Derrick Rose Has Improved His Basketball IQ

Derrick Rose - Chicago Bulls 2013-2014
(Photo Credit: Steve Dykes-USA TODAY Sports)
(Originally published in 2013)
“The Return” spawned all sorts of mythical improvements in D-Rose’s game: His increased vertical leap to 42 inches (up 5 inches from before), his wildly effective jumper that should’ve placed him somewhere between Kyle Korver and Mark Price in terms of three-point shooting, all the muscle he put on to make him difficult to deter on the way to the basket, and the fact that he was going to get more free-throw attempts because the NBA didn’t want to see him hurt again (averaging only 3 per game so far!).  Out of all these overblown projections, only one of them has held true (so far…give it time, as I said here):

Derrick Rose has improved his basketball IQ.

It’s hardly noticeable amidst all of the rust, but there’s a definite shift.  You can look at the black and white stats: 5 FGM per game, 15.6 FGA per game, 5 3PA per game, 3.5 TOV per game…I get all that, but again watch the games and look beneath the obvious rust.  First, his shot selection is much improved.  Here’s his shot chart per NBA.com/stats:

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60 of his 125 FGAs have come at the rim and 46 of those attempts have come within 5 feet.  He is attacking the rim…and getting to the rim.  These attempts contribute to 48% of his total shots.  Why is his field goal percentage so low? I have two theories: First, he’s still shaking off rust and not finishing at the rim.  Second, he’s taking contact, but not drawing any trips to the line.  If he gets fouled as he flings up a shot, it doesn’t count as a FGA.  If he doesn’t, it counts against him.  I think he’s throwing up some wild shots hoping to draw contact.  This should change as he works out the rust and/or starts flailing like Chris Paul to get to the line more.

But other changes you might notice to his basketball IQ are plays like the one below. This is from the Bulls’ last game against the Bobcats. Here, Derrick penetrates, reads the defense, and kicks it to Joakim Noah on along the baseline:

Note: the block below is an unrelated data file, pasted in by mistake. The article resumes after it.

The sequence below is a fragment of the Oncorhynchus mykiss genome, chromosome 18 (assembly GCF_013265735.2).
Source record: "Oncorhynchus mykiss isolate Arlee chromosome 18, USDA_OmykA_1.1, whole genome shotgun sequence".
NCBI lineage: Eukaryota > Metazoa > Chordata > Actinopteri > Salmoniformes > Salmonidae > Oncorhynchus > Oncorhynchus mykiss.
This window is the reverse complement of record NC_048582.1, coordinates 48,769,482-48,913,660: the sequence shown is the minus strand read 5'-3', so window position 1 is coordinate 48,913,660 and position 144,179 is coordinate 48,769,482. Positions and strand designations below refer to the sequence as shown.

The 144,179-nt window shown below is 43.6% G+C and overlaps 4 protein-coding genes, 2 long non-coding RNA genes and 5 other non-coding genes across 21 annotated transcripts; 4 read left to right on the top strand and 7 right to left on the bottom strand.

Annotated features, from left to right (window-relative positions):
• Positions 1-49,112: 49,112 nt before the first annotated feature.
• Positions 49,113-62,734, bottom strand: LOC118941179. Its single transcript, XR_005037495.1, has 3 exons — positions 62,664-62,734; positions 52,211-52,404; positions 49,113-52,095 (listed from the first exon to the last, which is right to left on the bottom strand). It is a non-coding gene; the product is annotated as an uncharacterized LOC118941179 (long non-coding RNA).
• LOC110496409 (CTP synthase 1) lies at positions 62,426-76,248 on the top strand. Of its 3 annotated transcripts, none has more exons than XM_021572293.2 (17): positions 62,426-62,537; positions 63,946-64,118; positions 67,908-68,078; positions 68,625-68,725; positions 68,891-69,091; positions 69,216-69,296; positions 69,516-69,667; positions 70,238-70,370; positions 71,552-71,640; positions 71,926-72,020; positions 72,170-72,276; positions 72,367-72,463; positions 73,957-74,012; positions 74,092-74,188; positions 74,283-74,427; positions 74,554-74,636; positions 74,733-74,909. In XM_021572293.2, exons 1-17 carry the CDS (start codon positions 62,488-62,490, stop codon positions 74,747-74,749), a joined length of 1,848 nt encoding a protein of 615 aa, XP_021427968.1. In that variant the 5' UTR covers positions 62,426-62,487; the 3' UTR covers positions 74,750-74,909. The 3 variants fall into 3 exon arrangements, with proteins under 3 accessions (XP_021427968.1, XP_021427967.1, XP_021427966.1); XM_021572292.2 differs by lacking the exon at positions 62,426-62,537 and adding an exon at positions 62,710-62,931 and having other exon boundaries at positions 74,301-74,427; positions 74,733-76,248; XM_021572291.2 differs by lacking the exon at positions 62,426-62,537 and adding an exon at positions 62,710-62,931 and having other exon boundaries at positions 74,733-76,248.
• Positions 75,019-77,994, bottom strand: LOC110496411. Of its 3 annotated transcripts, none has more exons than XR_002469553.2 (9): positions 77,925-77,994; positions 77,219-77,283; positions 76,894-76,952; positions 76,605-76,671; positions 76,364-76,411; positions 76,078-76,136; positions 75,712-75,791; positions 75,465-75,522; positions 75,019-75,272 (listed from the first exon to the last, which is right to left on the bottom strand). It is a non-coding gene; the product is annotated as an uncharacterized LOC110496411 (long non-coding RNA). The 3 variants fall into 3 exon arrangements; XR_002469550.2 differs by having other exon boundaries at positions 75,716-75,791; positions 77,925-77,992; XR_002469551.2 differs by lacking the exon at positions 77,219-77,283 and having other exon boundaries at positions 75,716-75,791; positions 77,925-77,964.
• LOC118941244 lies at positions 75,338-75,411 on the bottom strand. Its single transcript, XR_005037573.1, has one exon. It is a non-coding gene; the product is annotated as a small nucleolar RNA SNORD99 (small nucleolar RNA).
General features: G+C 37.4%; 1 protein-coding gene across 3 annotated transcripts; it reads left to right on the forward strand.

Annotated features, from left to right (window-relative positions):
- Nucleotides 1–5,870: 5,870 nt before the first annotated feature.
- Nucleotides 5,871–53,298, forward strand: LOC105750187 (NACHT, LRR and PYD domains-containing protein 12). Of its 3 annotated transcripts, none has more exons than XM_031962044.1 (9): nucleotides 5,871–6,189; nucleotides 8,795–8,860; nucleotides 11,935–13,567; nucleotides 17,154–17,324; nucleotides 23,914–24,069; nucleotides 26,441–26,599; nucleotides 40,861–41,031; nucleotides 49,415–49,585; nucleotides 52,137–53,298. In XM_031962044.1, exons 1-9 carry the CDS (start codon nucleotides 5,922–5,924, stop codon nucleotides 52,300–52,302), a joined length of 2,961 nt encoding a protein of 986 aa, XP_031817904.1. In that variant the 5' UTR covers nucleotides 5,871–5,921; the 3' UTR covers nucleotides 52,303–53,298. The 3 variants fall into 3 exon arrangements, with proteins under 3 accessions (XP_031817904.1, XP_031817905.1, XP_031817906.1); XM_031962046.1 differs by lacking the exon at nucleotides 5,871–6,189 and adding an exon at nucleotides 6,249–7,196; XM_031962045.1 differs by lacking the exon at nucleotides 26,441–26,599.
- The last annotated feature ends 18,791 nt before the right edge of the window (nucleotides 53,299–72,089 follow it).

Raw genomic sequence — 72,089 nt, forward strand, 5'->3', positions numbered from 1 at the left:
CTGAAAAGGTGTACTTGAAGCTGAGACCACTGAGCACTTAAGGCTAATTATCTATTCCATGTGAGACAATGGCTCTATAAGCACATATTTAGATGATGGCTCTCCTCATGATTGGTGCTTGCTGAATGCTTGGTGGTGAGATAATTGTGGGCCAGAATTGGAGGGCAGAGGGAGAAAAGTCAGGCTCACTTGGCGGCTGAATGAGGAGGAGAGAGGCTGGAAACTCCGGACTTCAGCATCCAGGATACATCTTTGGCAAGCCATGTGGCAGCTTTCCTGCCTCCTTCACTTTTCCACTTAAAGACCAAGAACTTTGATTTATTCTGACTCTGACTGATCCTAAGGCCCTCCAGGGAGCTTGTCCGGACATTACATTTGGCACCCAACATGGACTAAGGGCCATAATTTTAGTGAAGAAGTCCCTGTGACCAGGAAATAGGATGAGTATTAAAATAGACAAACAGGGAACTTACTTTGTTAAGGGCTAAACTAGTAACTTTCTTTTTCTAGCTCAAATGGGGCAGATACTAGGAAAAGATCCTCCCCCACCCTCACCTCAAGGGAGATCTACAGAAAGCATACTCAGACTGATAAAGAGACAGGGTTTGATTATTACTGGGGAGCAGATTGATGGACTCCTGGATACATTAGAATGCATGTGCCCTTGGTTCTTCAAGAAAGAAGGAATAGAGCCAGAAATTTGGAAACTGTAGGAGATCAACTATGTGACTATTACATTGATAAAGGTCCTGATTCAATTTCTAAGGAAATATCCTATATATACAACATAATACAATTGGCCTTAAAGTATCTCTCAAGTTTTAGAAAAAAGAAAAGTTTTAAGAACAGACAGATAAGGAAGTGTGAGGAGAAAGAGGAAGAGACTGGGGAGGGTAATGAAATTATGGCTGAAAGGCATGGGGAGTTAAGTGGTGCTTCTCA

Granted, Joakim Noah missed the shot, but this is the kind of play you wouldn’t see Derrick making two years ago.  He would’ve attacked the rim recklessly and maybe taken a pounding.  Instead, he makes a smart basketball play and gets his teammate a good shot. If that’s anyone besides Joakim Noah?  It’s probably an easy two points. A very smart play by Derrick Rose. Here’s another play in that same game.  Rose gets the ball off of a Bobcats miss and pushes it up the court.  Seeing that he doesn’t have numbers, he backs up, surveys the scene, gives it to Boozer who finds Noah for the easy layup. It was a pivotal moment in the game and gave the Bulls breathing room as the Bobcats were clawing back into it.
Again, this is a play we wouldn’t see from Derrick Rose two years ago. He probably would’ve ran into traffic either turning it over or throwing up a wild shot.  It’s not that he lost his explosiveness, but that’s he’s gained an understanding of how to pick his spots and play wisely.

Again, once the rust wears off, these plays will become more evident.  He’ll essentially have the same Derrick Rose speed, the same Derrick Rose elite skills, the same Derrick Rose strength, the same Derrick Rose athleticism, but with Chris Paul or Tony Parker’s brain.
That is scary for the rest of the NBA.

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